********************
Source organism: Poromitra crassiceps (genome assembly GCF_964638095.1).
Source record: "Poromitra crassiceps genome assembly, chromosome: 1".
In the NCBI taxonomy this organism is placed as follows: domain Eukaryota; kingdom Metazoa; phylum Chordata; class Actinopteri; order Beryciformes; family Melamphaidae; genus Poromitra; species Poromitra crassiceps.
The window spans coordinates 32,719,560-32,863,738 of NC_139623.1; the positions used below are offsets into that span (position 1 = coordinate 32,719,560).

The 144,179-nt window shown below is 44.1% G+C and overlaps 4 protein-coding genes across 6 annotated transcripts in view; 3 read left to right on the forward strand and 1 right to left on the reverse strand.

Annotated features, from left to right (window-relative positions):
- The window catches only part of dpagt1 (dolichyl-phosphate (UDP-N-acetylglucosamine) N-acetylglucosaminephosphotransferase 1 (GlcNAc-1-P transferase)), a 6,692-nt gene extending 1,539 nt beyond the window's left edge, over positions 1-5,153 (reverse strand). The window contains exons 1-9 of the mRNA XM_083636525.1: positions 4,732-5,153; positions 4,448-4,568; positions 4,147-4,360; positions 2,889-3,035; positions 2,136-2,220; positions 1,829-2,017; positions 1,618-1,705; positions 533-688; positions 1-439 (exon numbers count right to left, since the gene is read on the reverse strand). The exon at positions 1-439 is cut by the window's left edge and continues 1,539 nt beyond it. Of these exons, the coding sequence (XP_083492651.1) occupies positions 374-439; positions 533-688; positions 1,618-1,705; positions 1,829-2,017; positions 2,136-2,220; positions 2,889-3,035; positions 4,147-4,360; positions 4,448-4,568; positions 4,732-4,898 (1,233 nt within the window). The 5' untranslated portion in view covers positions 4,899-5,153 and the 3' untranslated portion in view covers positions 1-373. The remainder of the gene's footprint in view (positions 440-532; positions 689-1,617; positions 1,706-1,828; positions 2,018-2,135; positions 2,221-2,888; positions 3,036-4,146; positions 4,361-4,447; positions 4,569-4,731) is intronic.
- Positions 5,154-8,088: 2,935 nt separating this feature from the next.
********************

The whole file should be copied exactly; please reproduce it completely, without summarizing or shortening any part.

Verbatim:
Source organism: Poromitra crassiceps (genome assembly GCF_964638095.1).
Source record: "Poromitra crassiceps genome assembly, chromosome: 1".
In the NCBI taxonomy this organism is placed as follows: domain Eukaryota; kingdom Metazoa; phylum Chordata; class Actinopteri; order Beryciformes; family Melamphaidae; genus Poromitra; species Poromitra crassiceps.
The window spans coordinates 32,719,560-32,863,738 of NC_139623.1; the positions used below are offsets into that span (position 1 = coordinate 32,719,560).

The 144,179-nt window shown below is 44.1% G+C and overlaps 4 protein-coding genes across 6 annotated transcripts in view; 3 read left to right on the forward strand and 1 right to left on the reverse strand.

Annotated features, from left to right (window-relative positions):
- The window catches only part of dpagt1 (dolichyl-phosphate (UDP-N-acetylglucosamine) N-acetylglucosaminephosphotransferase 1 (GlcNAc-1-P transferase)), a 6,692-nt gene extending 1,539 nt beyond the window's left edge, over positions 1-5,153 (reverse strand). The window contains exons 1-9 of the mRNA XM_083636525.1: positions 4,732-5,153; positions 4,448-4,568; positions 4,147-4,360; positions 2,889-3,035; positions 2,136-2,220; positions 1,829-2,017; positions 1,618-1,705; positions 533-688; positions 1-439 (exon numbers count right to left, since the gene is read on the reverse strand). The exon at positions 1-439 is cut by the window's left edge and continues 1,539 nt beyond it. Of these exons, the coding sequence (XP_083492651.1) occupies positions 374-439; positions 533-688; positions 1,618-1,705; positions 1,829-2,017; positions 2,136-2,220; positions 2,889-3,035; positions 4,147-4,360; positions 4,448-4,568; positions 4,732-4,898 (1,233 nt within the window). The 5' untranslated portion in view covers positions 4,899-5,153 and the 3' untranslated portion in view covers positions 1-373. The remainder of the gene's footprint in view (positions 440-532; positions 689-1,617; positions 1,706-1,828; positions 2,018-2,135; positions 2,221-2,888; positions 3,036-4,146; positions 4,361-4,447; positions 4,569-4,731) is intronic.
- Positions 5,154-8,088: 2,935 nt separating this feature from the next.